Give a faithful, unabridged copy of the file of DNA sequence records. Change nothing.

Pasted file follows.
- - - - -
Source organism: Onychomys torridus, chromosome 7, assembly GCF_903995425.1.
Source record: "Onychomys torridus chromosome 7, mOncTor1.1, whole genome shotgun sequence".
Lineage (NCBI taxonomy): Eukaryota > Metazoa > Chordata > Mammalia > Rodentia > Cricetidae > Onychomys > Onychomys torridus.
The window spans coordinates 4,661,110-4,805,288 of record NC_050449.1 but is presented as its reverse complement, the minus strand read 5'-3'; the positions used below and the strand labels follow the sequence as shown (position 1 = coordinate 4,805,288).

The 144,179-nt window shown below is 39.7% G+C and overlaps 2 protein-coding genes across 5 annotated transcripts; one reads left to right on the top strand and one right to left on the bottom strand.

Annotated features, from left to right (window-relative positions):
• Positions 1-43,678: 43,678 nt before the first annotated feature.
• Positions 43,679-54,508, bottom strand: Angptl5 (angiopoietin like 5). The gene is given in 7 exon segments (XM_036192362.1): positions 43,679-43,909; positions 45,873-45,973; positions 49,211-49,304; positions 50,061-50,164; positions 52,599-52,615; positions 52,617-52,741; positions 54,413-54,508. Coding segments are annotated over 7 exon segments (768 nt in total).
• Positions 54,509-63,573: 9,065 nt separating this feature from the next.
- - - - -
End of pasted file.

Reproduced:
Source organism: Onychomys torridus, chromosome 7, assembly GCF_903995425.1.
Source record: "Onychomys torridus chromosome 7, mOncTor1.1, whole genome shotgun sequence".
Lineage (NCBI taxonomy): Eukaryota > Metazoa > Chordata > Mammalia > Rodentia > Cricetidae > Onychomys > Onychomys torridus.
The window spans coordinates 4,661,110-4,805,288 of record NC_050449.1 but is presented as its reverse complement, the minus strand read 5'-3'; the positions used below and the strand labels follow the sequence as shown (position 1 = coordinate 4,805,288).

The 144,179-nt window shown below is 39.7% G+C and overlaps 2 protein-coding genes across 5 annotated transcripts; one reads left to right on the top strand and one right to left on the bottom strand.

Annotated features, from left to right (window-relative positions):
• Positions 1-43,678: 43,678 nt before the first annotated feature.
• Positions 43,679-54,508, bottom strand: Angptl5 (angiopoietin like 5). The gene is given in 7 exon segments (XM_036192362.1): positions 43,679-43,909; positions 45,873-45,973; positions 49,211-49,304; positions 50,061-50,164; positions 52,599-52,615; positions 52,617-52,741; positions 54,413-54,508. Coding segments are annotated over 7 exon segments (768 nt in total).
• Positions 54,509-63,573: 9,065 nt separating this feature from the next.